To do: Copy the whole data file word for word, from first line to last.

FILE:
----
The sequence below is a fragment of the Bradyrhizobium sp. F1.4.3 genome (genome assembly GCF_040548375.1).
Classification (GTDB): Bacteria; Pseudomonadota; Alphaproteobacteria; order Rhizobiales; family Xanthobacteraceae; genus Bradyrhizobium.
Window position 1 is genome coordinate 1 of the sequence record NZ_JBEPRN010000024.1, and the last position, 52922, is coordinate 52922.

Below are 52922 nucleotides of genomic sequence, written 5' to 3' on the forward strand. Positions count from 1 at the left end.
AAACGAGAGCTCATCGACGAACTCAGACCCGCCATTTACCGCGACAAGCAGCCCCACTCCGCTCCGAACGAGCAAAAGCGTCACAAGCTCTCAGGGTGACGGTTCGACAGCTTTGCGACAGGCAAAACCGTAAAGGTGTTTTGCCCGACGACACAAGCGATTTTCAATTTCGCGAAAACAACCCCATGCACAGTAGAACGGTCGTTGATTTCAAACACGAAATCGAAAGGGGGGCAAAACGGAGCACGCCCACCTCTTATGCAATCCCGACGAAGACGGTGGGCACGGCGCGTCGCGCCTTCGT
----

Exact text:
The sequence below is a fragment of the Bradyrhizobium sp. F1.4.3 genome (genome assembly GCF_040548375.1).
Classification (GTDB): Bacteria; Pseudomonadota; Alphaproteobacteria; order Rhizobiales; family Xanthobacteraceae; genus Bradyrhizobium.
Window position 1 is genome coordinate 1 of the sequence record NZ_JBEPRN010000024.1, and the last position, 52922, is coordinate 52922.

Below are 52922 nucleotides of genomic sequence, written 5' to 3' on the forward strand. Positions count from 1 at the left end.
AAACGAGAGCTCATCGACGAACTCAGACCCGCCATTTACCGCGACAAGCAGCCCCACTCCGCTCCGAACGAGCAAAAGCGTCACAAGCTCTCAGGGTGACGGTTCGACAGCTTTGCGACAGGCAAAACCGTAAAGGTGTTTTGCCCGACGACACAAGCGATTTTCAATTTCGCGAAAACAACCCCATGCACAGTAGAACGGTCGTTGATTTCAAACACGAAATCGAAAGGGGGGCAAAACGGAGCACGCCCACCTCTTATGCAATCCCGACGAAGACGGTGGGCACGGCGCGTCGCGCCTTCGT